Sleep Deprivation Depletes a Key Protective Protein in Brain

Summary: Sleep deprivation doesn’t just leave you tired—it harms the brain and elevates the risk for diseases like Alzheimer’s.

Researchers delving into how this occurs have made a breakthrough by identifying a protein, pleiotrophin (PTN), which drops in sleep-deprived mice. This decline causes neuronal death in the hippocampus, a critical region for memory.

This new insight highlights sleep’s crucial role in brain protection and suggests PTN as a marker for cognitive issues arising from insomnia.

Key Facts:

  1. Sleep deprivation results in neurological damage, particularly in the hippocampus, affecting memory and learning.
  2. The researchers identified a decline in the protein pleiotrophin (PTN) in sleep-deprived mice, which leads to hippocampal cell death.
  3. Genetic studies in humans indicate PTN’s involvement in Alzheimer’s and other neurodegenerative diseases.

Source: ACS

Not only does a lack of sleep make you feel awful, research has shown it impairs the brain. What’s more, sleep loss over long periods can even increase risk for Alzheimer’s and other neurological diseases.

Researchers want to understand how sleep deprivation causes this harm. In a new study in ACS’ Journal of Proteome Research, a team working with mice has identified a protective protein whose level declines with sleep deprivation, leading to neuronal death.

This shows a woman sleeping and neurons.
When they looked at genetic studies in humans, they found that PTN is implicated in Alzheimer’s and other neurodegenerative diseases. Credit: Neuroscience News

Studies indicate that lack of sleep leads to neurological damage in the hippocampus, a part of the brain involved in learning and memory. To better understand the changes responsible for this effect, scientists have begun examining shifts in the abundance of proteins and RNA, which contains genetically encoded instructions derived from DNA.

In this way, previous studies have identified some factors linking sleep loss to damage; however, researchers haven’t generally confirmed they play a role in cognitive function within larger animal populations. So, Fuyi Xu, Jia Mi and their colleagues set out to further explore how sleep loss damages the brain and to corroborate their findings.

To start off, the researchers evaluated how well mice navigated a simple maze and learned to recognize new objects after having been sleep deprived for two days.

They then extracted the proteins in the animals’ hippocampi and identified those whose abundance changed. Then, to further narrow the possibilities, they looked at data linking these proteins to maze performance in related strains of mice that had not experienced sleep deprivation.

This approach led the researchers to pleiotrophin (PTN), which declined in the sleep-deprived mice. Through an analysis of RNA, the team identified the molecular pathway by which a loss of PTN causes cells in the hippocampus to die.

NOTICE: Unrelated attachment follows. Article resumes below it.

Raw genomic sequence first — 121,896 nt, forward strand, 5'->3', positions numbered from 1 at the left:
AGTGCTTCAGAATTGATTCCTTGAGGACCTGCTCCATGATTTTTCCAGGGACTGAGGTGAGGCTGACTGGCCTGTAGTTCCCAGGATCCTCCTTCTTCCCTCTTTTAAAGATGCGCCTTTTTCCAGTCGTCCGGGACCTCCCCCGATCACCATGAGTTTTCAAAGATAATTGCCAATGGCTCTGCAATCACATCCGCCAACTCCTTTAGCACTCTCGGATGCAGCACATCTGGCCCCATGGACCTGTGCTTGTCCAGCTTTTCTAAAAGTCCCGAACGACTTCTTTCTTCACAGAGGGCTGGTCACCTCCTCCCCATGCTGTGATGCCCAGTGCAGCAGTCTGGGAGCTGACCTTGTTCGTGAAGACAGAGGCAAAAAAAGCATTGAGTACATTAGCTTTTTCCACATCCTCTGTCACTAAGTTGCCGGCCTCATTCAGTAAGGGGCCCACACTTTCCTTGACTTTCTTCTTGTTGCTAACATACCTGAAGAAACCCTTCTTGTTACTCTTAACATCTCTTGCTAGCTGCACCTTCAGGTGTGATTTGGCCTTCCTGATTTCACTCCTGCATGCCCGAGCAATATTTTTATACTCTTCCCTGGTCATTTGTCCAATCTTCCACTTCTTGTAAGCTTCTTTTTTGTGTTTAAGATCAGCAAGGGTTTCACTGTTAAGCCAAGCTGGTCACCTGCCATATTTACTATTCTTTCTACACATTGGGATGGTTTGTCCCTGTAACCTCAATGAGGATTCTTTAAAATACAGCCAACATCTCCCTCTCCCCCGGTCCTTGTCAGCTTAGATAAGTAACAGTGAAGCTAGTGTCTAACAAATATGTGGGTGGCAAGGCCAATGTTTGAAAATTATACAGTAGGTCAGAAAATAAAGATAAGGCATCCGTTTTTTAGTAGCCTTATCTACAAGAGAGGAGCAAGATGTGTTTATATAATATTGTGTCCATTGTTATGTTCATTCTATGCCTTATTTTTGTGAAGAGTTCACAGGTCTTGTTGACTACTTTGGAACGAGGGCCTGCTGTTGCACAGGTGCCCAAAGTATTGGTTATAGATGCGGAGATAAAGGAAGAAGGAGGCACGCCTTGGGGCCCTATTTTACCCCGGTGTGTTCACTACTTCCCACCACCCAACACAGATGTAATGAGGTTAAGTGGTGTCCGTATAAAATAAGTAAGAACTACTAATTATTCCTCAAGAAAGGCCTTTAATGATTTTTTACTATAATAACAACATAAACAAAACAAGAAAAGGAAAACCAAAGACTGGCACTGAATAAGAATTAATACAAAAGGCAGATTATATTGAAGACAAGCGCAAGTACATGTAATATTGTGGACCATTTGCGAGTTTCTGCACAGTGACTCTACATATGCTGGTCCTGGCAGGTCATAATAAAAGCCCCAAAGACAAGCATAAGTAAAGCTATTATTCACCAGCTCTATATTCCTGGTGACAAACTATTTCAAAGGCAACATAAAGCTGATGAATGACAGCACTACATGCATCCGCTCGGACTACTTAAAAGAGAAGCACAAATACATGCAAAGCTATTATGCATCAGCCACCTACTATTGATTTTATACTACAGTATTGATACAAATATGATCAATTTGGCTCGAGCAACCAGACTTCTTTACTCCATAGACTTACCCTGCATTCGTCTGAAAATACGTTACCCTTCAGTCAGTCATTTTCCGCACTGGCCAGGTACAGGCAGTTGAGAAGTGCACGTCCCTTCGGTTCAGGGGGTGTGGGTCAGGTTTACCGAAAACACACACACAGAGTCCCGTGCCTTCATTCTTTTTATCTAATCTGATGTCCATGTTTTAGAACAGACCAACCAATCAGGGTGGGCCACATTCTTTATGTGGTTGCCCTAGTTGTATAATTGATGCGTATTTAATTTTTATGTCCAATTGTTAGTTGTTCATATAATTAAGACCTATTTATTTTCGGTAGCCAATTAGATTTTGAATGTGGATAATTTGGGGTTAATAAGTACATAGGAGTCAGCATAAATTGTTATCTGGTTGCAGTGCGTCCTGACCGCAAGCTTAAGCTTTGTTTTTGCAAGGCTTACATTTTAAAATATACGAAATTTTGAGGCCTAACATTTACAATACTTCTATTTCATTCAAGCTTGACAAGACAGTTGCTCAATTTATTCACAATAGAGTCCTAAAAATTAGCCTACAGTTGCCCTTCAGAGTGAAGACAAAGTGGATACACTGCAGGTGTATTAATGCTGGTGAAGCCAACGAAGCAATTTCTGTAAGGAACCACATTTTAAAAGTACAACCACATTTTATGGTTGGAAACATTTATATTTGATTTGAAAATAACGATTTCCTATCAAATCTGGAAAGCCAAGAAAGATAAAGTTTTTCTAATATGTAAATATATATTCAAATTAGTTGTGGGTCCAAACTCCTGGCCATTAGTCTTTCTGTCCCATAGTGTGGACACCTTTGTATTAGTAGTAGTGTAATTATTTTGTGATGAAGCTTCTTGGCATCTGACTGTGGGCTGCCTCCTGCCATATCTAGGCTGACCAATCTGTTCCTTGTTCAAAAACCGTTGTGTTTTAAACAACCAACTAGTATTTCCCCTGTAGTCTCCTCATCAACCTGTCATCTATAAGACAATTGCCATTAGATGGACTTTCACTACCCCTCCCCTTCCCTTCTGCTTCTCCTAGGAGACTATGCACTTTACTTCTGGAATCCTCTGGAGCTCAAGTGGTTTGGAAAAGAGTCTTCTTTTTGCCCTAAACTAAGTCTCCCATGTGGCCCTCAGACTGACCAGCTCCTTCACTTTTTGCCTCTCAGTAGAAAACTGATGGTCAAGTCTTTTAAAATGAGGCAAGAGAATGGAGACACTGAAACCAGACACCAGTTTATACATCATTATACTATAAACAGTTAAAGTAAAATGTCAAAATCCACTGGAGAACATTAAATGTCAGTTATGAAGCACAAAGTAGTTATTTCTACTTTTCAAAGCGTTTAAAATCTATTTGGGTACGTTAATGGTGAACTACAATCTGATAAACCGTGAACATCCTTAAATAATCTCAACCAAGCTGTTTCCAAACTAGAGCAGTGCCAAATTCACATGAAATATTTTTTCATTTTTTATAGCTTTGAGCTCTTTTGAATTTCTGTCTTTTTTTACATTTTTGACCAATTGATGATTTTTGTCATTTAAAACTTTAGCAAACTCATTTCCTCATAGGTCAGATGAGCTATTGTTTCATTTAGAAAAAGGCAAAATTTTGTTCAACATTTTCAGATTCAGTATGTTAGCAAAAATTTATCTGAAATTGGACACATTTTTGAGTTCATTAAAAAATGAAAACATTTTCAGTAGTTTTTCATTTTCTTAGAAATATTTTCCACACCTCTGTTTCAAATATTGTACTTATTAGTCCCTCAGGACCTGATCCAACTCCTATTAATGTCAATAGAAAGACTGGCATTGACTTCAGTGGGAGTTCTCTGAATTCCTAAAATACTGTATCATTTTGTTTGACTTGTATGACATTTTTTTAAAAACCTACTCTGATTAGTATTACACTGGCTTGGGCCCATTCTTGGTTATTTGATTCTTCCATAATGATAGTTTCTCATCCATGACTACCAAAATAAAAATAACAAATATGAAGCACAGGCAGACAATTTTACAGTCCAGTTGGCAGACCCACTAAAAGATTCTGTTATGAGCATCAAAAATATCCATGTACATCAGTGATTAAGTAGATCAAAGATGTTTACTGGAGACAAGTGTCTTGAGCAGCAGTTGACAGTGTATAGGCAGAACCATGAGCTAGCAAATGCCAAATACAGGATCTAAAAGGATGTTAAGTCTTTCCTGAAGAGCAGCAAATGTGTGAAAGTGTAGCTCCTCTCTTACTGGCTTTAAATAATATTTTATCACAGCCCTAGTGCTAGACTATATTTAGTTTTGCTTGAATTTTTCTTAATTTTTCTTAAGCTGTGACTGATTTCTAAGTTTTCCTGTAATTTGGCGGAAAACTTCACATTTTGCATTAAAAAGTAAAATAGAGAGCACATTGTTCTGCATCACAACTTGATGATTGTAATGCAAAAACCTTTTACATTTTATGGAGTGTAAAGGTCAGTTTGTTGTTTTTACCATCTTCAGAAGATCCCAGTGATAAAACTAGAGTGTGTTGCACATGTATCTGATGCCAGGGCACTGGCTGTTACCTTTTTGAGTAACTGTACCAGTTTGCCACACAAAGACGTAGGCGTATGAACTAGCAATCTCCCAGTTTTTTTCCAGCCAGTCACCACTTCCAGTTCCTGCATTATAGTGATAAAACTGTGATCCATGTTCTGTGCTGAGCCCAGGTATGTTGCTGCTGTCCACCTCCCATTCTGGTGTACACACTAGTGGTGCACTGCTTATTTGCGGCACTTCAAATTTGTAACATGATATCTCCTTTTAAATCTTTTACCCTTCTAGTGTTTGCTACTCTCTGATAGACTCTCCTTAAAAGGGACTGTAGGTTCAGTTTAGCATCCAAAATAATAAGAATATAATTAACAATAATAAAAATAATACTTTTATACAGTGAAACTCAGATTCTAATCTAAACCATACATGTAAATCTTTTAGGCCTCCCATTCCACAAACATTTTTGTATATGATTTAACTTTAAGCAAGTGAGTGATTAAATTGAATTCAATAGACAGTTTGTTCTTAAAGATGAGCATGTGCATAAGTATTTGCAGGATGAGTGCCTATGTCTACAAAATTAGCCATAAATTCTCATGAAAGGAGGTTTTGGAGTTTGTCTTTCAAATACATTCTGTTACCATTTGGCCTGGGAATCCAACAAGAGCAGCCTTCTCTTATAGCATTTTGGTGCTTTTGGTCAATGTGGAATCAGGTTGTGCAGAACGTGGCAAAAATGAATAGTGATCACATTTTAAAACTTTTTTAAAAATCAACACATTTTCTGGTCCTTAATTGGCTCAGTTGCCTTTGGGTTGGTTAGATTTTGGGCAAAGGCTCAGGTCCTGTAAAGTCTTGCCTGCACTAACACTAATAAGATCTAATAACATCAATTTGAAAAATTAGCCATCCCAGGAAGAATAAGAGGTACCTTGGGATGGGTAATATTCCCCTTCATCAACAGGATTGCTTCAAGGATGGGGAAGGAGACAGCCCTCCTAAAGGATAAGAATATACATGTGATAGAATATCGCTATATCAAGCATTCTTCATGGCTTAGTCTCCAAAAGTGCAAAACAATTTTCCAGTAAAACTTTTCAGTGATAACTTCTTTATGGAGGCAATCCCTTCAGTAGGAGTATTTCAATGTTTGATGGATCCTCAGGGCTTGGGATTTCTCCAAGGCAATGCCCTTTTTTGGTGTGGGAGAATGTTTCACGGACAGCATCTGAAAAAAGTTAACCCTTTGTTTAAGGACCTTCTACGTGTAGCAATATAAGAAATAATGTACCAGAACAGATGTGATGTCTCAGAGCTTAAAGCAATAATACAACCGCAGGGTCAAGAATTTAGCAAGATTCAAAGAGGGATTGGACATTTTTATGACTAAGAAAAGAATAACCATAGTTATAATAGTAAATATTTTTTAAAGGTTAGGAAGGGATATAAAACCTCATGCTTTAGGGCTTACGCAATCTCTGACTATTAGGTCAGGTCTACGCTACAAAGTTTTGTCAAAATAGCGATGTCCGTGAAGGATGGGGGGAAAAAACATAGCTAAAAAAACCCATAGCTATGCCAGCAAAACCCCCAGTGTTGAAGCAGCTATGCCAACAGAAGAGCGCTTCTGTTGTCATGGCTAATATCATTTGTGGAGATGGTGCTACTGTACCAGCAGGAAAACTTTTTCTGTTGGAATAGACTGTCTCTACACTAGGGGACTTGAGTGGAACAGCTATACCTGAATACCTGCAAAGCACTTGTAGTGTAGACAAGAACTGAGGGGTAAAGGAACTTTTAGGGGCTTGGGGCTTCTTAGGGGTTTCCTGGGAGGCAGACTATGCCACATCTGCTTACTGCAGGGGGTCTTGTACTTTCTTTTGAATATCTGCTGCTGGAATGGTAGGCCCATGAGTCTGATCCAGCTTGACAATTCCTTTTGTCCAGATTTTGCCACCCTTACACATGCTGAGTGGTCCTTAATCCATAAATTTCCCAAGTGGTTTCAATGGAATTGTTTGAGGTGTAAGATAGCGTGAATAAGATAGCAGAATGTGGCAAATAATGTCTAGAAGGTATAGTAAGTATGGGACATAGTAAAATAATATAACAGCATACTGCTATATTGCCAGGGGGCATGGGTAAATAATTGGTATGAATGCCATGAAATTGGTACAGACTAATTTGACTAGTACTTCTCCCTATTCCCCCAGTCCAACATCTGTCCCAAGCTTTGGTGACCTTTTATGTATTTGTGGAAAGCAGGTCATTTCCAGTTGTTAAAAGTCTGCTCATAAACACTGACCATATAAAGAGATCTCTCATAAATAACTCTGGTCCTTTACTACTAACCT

When they looked at genetic studies in humans, they found that PTN is implicated in Alzheimer’s and other neurodegenerative diseases.

This research has uncovered a new mechanism by which sleep protects brain function, according to the researchers, who also note that PTN levels could serve as an indicator of cognitive impairment resulting from insomnia.

Funding: The authors acknowledge funding from Taishan Scholars Construction Engineering, National Natural Science Foundation of China, Special Project of Central Government for Local Science and Technology Development of Shandong Province, Major Basic Research Project of Shandong Provincial Natural Science Foundation, Shandong Province Higher Educational Youth Innovation Science and Technology Program, Natural Science Foundation of Shandong Province and the Binzhou Medical University Research Start-up Fund.

About this sleep and brain health research news

Author: Katie Cottingham
Source: ACS
Contact: Katie Cottingham – ACS
Image: The image is credited to Neuroscience News

Original Research: Closed access.
The Combination of Quantitative Proteomics and Systems Genetics Analysis Reveals that PTN Is Associated with Sleep-Loss-Induced Cognitive Impairment” by Fuyi Xu et al. Journal of Proteome Research


The Combination of Quantitative Proteomics and Systems Genetics Analysis Reveals that PTN Is Associated with Sleep-Loss-Induced Cognitive Impairment

Sleep loss is associated with cognitive dysfunction. However, the detailed mechanisms remain unclear.

In this study, we established a para-chlorophenylalanine (PCPA)-induced insomniac mouse model with impaired cognitive function. Mass-spectrometry-based proteomics showed that the expression of 164 proteins was significantly altered in the hippocampus of the PCPA mice.

To identify critical regulators among the potential markers, a transcriptome-wide association screening was performed in the BXD mice panel. Among the candidates, the expression of pleiotrophin (Ptn) was significantly associated with cognitive functions, indicating that Ptn-mediates sleep-loss-induced cognitive impairment.

Gene co-expression analysis further revealed the potential mechanism by which Ptn mediates insomnia-induced cognitive impairment via the MAPK signaling pathway; that is, the decreased secretion of Ptn induced by insomnia leads to reduced binding to Ptprz1 on the postsynaptic membrane with the activation of the MAPK pathway via Fos and Nr4a1, further leading to the apoptosis of neurons.

In addition, Ptn is genetically trans-regulated in the mouse hippocampus and implicated in neurodegenerative diseases in human genome-wide association studies.

Our study provides a novel biomarker for insomnia-induced cognitive impairment and a new strategy for seeking neurological biomarkers by the integration of proteomics and systems genetics.

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